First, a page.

By Ashley Yeaman
More than 65 years have passed since five Texan World War II veterans were soldiers in Europe, fighting a foreign enemy and liberating Nazi concentration camps.
However, their memories remain fresh, and recollecting what they have witnessed brings their emotions to the surface, often with tears.
Their stories tell another side of the Holocaust.
The Texas liberators were often some of the first to enter the concentration camps and see the devastation held within them.
The Baylor Institute for Oral History is interviewing these Texas veterans as a part of a larger effort of the Texas Holocaust and Genocide Commission.
After completing the video interviews, they will be placed on www.thgc.texas.gov and housed in the institute’s database for researchers.
The four Holocaust museums in Texas will also receive copies of the interviews, along with the Texas veterans and their families.
Dr. Stephen Sloan, director of the Institute for Oral History and assistant professor of history, said he has completed five of the 18 interviews the institute plans to complete within two years.
“We’ve already captured some powerful stories,” Sloan said. “We’ve been to Fort Worth, Dallas, Corpus Christi and San Antonio, and we plan to go to Lubbock, Houston and [towns in] East Texas.”
Sloan said using video rather than audio to record the interviews allows one to capture more.
Graduate assistant Robert Deboard accompanied Sloan to the interviews to operate the camera while Sloan conducted the interviews.
“All of the battles that they have been through — nothing could have prepared them for the Holocaust camps,” Sloan said. “It was just something radically different — and these guys are 19, 20 — they weren’t prepared. They didn’t know what they were going to see.”
In his interview, Corpus Christi veteran Herman Hanks Josephs recalled going into the Dachau concentration camp for the first time.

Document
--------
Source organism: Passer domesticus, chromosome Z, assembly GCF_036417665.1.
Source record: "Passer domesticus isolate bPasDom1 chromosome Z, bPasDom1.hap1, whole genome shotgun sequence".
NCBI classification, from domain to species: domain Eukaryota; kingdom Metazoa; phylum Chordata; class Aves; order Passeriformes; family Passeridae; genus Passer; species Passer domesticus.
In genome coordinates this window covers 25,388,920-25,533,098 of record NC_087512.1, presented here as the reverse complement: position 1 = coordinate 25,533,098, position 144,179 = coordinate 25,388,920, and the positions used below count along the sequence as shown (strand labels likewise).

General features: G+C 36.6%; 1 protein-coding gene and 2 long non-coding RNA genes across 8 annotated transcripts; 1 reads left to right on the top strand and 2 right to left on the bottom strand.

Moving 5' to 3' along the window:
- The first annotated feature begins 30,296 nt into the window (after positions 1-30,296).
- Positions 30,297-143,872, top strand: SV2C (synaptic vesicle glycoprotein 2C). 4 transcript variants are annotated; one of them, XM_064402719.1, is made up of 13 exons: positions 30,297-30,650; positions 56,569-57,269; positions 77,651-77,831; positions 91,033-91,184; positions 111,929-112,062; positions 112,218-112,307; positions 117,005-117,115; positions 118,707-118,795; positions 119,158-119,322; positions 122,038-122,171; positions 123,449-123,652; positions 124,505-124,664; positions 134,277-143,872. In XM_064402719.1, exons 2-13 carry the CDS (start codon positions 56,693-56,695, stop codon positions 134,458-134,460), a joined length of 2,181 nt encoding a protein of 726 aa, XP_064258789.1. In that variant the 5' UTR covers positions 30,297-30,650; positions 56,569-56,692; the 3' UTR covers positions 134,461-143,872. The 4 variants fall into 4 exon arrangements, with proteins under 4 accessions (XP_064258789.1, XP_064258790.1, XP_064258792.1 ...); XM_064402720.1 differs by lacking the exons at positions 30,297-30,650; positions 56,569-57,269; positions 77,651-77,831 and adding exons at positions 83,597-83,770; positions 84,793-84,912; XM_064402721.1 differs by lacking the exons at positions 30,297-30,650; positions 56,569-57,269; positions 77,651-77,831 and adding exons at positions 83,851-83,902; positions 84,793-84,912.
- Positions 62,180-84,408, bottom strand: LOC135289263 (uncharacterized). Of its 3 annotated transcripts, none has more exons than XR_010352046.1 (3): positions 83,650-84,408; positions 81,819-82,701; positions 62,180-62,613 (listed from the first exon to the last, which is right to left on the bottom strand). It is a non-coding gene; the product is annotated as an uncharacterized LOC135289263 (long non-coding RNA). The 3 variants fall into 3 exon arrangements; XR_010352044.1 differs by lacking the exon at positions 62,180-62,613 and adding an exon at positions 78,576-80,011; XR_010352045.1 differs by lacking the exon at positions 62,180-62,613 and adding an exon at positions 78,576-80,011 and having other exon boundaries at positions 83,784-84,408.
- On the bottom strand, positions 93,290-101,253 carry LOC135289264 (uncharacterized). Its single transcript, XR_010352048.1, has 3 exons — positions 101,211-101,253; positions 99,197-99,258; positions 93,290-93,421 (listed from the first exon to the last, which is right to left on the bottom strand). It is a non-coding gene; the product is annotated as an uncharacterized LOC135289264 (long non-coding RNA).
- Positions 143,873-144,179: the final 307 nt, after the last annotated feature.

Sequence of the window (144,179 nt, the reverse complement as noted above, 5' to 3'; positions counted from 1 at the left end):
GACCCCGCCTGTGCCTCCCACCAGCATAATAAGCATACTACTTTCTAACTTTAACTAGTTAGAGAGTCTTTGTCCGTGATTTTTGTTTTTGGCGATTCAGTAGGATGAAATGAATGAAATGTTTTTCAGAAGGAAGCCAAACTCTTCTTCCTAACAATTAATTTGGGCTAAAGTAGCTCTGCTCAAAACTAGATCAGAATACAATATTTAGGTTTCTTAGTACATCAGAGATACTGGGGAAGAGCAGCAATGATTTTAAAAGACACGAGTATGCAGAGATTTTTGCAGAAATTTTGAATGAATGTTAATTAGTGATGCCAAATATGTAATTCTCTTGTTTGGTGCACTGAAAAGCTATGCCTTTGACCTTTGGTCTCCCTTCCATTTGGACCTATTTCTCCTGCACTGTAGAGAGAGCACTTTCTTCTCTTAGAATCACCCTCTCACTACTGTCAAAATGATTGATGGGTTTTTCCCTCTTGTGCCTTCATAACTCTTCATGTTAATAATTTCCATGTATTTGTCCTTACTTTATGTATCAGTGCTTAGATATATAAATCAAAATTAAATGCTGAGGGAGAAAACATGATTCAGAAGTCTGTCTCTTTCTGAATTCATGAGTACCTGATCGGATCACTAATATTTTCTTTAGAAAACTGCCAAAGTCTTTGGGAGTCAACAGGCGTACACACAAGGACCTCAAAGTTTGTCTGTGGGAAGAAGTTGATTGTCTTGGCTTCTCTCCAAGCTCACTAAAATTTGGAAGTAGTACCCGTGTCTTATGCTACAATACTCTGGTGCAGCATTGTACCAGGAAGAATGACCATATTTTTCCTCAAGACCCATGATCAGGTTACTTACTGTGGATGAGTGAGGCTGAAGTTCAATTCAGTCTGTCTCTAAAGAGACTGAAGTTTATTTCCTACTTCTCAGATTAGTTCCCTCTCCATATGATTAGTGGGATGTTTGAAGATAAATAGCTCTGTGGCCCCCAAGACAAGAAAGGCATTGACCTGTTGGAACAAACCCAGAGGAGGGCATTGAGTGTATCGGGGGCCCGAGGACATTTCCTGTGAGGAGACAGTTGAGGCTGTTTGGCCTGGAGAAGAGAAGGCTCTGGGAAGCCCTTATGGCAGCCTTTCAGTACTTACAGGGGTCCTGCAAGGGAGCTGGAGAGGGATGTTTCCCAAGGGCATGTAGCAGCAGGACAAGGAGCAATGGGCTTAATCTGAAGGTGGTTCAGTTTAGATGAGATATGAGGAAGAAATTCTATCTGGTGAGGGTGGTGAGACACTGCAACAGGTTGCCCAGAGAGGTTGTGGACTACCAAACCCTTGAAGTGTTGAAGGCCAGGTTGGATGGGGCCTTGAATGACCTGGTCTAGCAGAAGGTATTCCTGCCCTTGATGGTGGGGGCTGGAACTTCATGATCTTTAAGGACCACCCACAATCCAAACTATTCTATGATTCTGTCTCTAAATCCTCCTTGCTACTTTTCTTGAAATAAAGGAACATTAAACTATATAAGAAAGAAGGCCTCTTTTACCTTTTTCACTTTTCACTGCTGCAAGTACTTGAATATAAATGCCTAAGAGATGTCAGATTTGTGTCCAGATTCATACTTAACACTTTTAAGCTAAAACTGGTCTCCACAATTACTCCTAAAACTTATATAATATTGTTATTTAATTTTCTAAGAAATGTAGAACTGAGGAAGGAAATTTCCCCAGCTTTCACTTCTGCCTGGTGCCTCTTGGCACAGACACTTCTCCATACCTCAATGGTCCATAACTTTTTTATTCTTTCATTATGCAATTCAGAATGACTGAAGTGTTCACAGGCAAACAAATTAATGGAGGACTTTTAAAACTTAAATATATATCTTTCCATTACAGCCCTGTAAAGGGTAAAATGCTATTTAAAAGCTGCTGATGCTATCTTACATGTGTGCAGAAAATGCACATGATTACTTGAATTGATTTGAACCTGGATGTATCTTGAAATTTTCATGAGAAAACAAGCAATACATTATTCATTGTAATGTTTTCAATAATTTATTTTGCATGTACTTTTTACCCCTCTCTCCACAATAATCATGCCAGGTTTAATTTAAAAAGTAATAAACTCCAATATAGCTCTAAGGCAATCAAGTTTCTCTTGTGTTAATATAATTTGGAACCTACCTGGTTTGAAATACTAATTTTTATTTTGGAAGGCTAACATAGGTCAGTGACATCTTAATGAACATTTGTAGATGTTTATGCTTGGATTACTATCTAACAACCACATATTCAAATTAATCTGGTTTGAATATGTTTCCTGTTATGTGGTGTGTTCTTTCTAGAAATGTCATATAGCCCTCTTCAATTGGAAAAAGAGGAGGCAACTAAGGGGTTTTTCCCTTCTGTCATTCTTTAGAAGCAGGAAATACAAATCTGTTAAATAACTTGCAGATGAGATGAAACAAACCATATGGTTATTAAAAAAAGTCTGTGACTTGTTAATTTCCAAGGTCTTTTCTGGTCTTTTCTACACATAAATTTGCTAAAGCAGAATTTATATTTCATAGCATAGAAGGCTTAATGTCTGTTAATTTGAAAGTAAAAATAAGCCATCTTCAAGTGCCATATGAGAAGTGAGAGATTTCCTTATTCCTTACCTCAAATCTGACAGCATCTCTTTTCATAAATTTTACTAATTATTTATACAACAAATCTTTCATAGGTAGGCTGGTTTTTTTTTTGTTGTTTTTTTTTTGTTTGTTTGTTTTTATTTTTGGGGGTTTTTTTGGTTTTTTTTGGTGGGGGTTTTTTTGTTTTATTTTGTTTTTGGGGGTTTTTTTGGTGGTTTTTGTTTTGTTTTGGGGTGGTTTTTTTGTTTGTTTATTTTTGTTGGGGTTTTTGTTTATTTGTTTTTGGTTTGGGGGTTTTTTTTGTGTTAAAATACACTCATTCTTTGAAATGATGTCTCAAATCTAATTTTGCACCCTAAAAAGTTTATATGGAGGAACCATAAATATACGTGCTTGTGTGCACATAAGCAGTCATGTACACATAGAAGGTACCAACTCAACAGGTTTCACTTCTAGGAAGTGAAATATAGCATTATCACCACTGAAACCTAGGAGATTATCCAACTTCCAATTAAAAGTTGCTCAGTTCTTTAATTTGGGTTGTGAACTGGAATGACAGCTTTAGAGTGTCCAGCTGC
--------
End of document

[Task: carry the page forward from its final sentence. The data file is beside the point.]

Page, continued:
“We shot a few Germans on our way — they were escaping. I let them have it. All that I saw — to this day, I still won’t buy anything German, made in Germany. I hated them so badly,” Jospehs said.
After clearing the camp, Josephs said the soldiers were able to interact with the prisoners in the camp.
“One of them moved, and I went over to him. I opened my rations and made a little soup for him. He died two hours later in my arms,” Josephs said. “So I had tears in my eyes, and I cry every time I think about it. This poor guy. He was about 40 years old and weighed about 50 pounds, maybe.”
San Antonio veteran William Dippo said the conditions at the Mauthausen concentration camp were “worse than the battlefield.”
“[The prisoners] were terrible. They were covered in sores,” Dippo said. “If they were alive at all, they didn’t go over 70 pounds, and they were all sick and had lice. It was terrible.”
Dippo said he helped in digging mass trench graves for the casualties, but the military commanders had the villagers from the town over to bury the bodies.
“They were told to wear their finest clothes and no gloves, and they were to take each skeleton — each body — down into the hole,” Dippo said. “They said, ‘We didn’t know, we didn’t know,’ [but] the stench of the ovens should have given it away. But you didn’t even need that. It was obvious what was going on in that enclosed area.”
Within the devastation, however, were also moments of hope.
Rev. Wilson Carafax of Fort Worth was an Army chaplain when he entered Buchenwald concentration camp.
Carafax said he was approached by a young boy who he later learned was holocaust survivor and author of 57 books, Elie Wiesel.
Wiesel, who assumed Carafax was a chaplain because of the cross on his lapel, requested a Jewish worship service be organized for the prisoners in the camp.
“I remember the first time [we had service],” Carafax said. “We got our carry-alls, those big trucks, and put people who could be carried in those things to a place where we could have a worship service. They had to be lifted on. They had to be carried on, crying. they never thought they would be alive.”
Carafax said the emotions in the service were high.
“They cried. They shouted. When they got through, they were just raising hands, sort of like our Pentecostals today raise theirs,” Carafax said. “They were just raising their hands in joy and appreciation. They didn’t think they’d ever see that again.”
The experiences tested Carafax’s faith.
“I was guilty. I felt guilty. I didn’t have the kind of faith I should have,” Carafax said. “But nonetheless, I went through it.”
Dippo said his experiences of the concentration camps have forever impacted him.
“If I mention it or even think about it, I get emotional. I can’t help it. It’s there. It will never go away. It’s something that should never, never happen again,” Dippo said.